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Tuesday, July 19, 2016

Thoughts of day part deux

**** I follow the New York Times Live feed. Mrs. Trump's speech came up for discussion. These are my thoughts after listening to that feed and my searching for similar speeches from others:
Some would say that imitation is the best form of flattery...
Now, I don't know if Mrs. Trump "plagerized" part of her speech last night from Mrs. Obama's 2008 speech, however, there are only so many words in the english language and only so many ways to write about your values, your dreams and aspirations (which have been passed down from generations of your ancestors) until it all sounds like someone else said it.
How many times have you said something, or written something where you have Deja Vue and are like, "hey, I know that sounds familiar"? I am sure someone else has said it before you, or you read it in a book, you logged it into your subconcious and it comes out as an original. I Personally would not want to sound like Mrs. Obama, as she is the first lady, and her speeches are the freshest in people's ears. Then again, what do I know?

What I know is that this happens in political campaigns all the time. People use political slogans used in decades past (compare Pres. Reagan's and Pres. Obama's when he first ran. That one I remember because I was old enough for President Reagan's campaign to remember the idea he was running on and thought, Hum, sounds familiar...), they give speeches that others have given and don't get slammed for it. It happens to the best of good speakers, for instance, this one compaign speech from a president whome people call the great orator, Pres. Barak Obama.
If I were to give a speech in front of the whole world, had a ton of money, and wanted to sound original I would hire Aaron Sorkin as my speech writer, he has a way with political words and it would be the most amazing speech ever. Just my two cents.

Instead of nitpicking on Mrs. Trump (or anyone else), let us worry about things that matter, for instance: Poverty, hunger, disease, building up people (not tearing down), passing on a smile, huging a child and loving each other?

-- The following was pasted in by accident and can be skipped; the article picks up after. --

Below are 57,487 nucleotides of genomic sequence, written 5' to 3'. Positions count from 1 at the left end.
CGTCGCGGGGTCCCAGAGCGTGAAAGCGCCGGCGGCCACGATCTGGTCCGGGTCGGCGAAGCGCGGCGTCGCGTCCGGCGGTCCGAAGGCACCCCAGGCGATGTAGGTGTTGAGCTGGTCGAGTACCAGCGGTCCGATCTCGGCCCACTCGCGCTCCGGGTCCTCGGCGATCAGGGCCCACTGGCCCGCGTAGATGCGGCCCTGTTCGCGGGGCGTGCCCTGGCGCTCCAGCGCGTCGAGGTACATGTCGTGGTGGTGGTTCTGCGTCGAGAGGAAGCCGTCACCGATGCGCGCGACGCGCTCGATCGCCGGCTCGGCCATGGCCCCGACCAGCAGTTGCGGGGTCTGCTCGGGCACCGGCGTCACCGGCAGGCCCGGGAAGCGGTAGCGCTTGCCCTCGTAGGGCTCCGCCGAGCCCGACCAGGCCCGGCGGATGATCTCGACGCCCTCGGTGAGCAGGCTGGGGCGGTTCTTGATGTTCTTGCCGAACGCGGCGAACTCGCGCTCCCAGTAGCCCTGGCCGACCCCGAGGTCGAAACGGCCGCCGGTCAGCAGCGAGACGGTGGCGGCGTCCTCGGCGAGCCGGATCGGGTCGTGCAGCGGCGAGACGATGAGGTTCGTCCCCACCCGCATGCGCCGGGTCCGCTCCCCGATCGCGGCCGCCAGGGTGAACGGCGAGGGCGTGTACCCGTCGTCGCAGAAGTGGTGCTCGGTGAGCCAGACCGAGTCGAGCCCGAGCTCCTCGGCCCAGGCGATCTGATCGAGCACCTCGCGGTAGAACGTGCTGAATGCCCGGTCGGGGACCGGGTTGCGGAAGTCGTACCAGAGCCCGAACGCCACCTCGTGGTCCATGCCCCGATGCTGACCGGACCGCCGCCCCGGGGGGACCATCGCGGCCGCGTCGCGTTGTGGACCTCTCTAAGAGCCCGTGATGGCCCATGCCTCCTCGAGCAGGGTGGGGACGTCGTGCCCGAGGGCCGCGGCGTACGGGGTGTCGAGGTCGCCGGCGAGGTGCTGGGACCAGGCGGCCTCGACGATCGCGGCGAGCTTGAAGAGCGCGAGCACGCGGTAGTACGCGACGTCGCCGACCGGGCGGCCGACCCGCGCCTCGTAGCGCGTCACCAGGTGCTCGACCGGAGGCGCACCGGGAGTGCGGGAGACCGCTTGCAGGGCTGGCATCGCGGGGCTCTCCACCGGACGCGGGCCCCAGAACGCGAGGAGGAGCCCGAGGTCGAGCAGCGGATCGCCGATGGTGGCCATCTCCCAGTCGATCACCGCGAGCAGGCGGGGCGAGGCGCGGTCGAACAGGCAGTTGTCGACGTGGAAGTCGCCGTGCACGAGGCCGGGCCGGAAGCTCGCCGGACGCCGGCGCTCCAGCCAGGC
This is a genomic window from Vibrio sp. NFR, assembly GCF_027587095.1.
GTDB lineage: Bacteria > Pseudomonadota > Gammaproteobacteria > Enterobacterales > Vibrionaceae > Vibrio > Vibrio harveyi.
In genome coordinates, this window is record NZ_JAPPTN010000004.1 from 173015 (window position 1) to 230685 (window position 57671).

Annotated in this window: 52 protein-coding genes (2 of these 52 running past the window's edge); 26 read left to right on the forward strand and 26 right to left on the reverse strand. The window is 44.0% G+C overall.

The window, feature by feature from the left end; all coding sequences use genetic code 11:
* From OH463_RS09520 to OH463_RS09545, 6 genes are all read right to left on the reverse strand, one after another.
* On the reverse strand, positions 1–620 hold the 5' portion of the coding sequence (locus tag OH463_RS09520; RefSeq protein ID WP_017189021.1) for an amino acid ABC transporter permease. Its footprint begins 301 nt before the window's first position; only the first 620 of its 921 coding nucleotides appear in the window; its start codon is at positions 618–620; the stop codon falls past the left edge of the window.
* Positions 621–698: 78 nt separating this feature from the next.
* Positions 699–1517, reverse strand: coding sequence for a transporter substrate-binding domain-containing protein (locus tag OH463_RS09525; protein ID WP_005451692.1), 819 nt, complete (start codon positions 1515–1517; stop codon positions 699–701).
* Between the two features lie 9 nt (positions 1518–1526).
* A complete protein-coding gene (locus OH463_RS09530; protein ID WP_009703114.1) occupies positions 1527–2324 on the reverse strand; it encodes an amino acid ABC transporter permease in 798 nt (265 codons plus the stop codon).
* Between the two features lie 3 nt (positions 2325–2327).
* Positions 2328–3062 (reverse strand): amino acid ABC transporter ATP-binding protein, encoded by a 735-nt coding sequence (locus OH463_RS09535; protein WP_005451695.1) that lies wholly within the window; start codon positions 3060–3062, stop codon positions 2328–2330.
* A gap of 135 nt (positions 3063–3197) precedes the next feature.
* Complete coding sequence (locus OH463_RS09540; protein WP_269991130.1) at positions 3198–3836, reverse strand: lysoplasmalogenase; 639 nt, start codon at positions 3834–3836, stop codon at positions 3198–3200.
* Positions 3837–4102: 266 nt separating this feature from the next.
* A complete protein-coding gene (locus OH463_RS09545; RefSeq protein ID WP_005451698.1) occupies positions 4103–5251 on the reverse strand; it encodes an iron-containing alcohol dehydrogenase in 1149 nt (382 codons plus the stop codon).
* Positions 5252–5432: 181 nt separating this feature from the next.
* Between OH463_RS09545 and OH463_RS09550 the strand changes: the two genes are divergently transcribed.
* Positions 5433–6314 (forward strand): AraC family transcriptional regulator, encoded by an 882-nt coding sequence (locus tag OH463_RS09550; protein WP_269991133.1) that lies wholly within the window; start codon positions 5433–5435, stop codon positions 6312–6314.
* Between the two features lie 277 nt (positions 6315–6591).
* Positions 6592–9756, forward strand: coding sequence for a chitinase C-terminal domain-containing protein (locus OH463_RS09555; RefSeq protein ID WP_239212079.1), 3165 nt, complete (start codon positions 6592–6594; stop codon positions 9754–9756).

Pretenious? Me? Maybe. Good Writing advice from one George Orwell.

This week is the Republican National Convention. As a great lover of politics and history, I find it my job as a responsible voter to watch each of the conventions, take from them what I will and decide who has presented the best case for why they want my vote and go from there. Just as I do with the Presidential debates. 

During these conventions we will see all kinds of speeches going on. Ones that stir the soul, ones that pull your emotions to the surface, ones that make you angry and ones that are just plain BOOOOORRRRIIINNG, talk about a great time to take a nap. As someone who loves words, reads words, writes words, I find a political speech metaphorically long, repetitive and boring.

Some would say I am a pedantic writer, so I am considered ostentatious by nature, tomato, tomatoe, potato, potatoe. I could be called worse: Pretentious, being one.

Is there something wrong with wanting to sound educated, like a literary novelist and not just use the plainest of plain words? I don't believe there is.

This is some advice for the next speech given by anyone in politics. Written by George Orwell in 1946, I thought it was interesting. I wonder what he would think of writing in our time and the language becoming devoid of "flowery" words.



In his essay, Mr. Orwell give 6 things you should not do when writing. I want dig deeper into each suggestion and try to put into practice his suggestions. I know I commit the bad writing crime of doing at least the first three of those bad habits. I found this essay in my quest to find out about "plagiarizing" or sounding similar to others In leu of the Mrs. Trump vs. Mrs. Obama at their own respective "virgin" convention speech.


On a side note: our Book Club Beauties group is reading 1984 and Burning Down George Orwell's House, so I thought it very ironic that I would click with one



of his essays vs. the many other essays I read this morning. I guess good 'ole George is sitting in my brain screaming, "pick me, "pick me"!